Indeed, this should surprise no one. All countries need to counterbalance competing interests, and the US, as a global power, is no exception. The president should at least get credit for having the good grace to admit that "…there will be times when our short-term interests don't align perfectly with our long-term vision for the region".
In the context of that long-term vision, if the Obama administration has any thoughts concerning the manner in which history is likely to treat absolute monarchies in the region without internal reform, this speech suggests that it is keeping those views to itself. Again, far from staking out a position regarding a long-term, mutual interest in political reform among the kingdoms and advocating for it, US policy is more likely to take on a nagging, nanny-like posture. In short, the counter-revolutionaries in Riyadh, Amman and elsewhere will not have been pleased by what they heard in the president's speech, but likewise will they know that they have nothing to fear - until the day their own people turn on them.
US-led peace process is dead
But if we see in the regional stance laid out by Obama a clear tendency towards post-imperial deference, nowhere is he more passive than on the issue of Israeli-Palestinian peace. Making it clear that "the status quo is unsustainable", Obama nonetheless makes it just as clear that he will exert no pressure on Israel to move towards a solution, and will actively work to stymie any Palestinian effort to exert pressure for a settlement outside a moribund bilateral process.
Rather than actively promote his own peace plan, the president instead passively recounts what "everyone knows" regarding the necessary components of a negotiated solution, as though the US had no real stake in the outcome beyond a sense of wounded altruism. Indeed, if there were any doubts as to whether the so-called US-led peace process were finally dead, this speech should put an end to them.
Traditionalists no doubt will complain that Obama is passing up a chance at real leadership in a region vital to US interests, and poised to make real progress along lines which naturally engage core US values. Others will embrace his approach as consistent with the need to rebalance a situation in which the US has become both economically and militarily overstretched.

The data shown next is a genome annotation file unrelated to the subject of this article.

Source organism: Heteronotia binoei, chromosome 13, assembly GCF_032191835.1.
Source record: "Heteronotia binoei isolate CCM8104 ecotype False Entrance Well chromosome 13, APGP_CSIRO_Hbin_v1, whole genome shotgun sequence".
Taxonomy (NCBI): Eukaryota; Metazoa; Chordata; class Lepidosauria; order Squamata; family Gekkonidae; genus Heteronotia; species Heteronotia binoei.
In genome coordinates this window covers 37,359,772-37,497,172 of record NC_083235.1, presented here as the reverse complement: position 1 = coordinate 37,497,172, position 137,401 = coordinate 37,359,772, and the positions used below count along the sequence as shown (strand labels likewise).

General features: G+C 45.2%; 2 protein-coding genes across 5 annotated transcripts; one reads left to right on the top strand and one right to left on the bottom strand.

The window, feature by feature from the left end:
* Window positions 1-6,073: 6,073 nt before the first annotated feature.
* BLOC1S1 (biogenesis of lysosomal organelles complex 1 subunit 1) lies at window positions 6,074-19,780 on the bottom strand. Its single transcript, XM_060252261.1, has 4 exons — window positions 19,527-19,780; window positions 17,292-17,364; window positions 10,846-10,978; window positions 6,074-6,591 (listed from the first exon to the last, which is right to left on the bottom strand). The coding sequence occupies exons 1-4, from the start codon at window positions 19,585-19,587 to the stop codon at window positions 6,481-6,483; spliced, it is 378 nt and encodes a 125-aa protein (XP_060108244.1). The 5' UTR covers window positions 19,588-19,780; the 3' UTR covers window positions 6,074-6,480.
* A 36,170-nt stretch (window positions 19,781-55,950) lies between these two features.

Whatever one's view of America's rightful place in the world, however, it is clear that - for now at least - the US cannot escape the burden of leadership. But it is just as clear, given the reinforcement of this speech, that while Obama's United States will continue to lead, it will seek to do so in the passive voice.
Robert L Grenier is chairman of ERG Partners, a financial advisory and consulting firm. He retired from the CIA in 2006, following a 27-year career in the CIA's Clandestine Service. Mr Grenier served as Director of the CIA Counter-Terrorism Center (CTC) from 2004 to 2006, coordinated CIA activities in Iraq from 2002 to 2004 as the Iraq Mission Manager, and was the CIA Chief of Station in Islamabad, Pakistan before and after the 9/11 attacks.
Previously, he was the deputy National Intelligence Officer for the Near East and South Asia, and also served as the CIA’s chief of operational training. He is credited with founding the CIA’s Counter-proliferation Division. Grenier is now a life member of the Council on Foreign Relations, and speaks and writes frequently on foreign policy issues.
The views expressed in this article are the author's own and do not necessarily reflect Al Jazeera's editorial policy.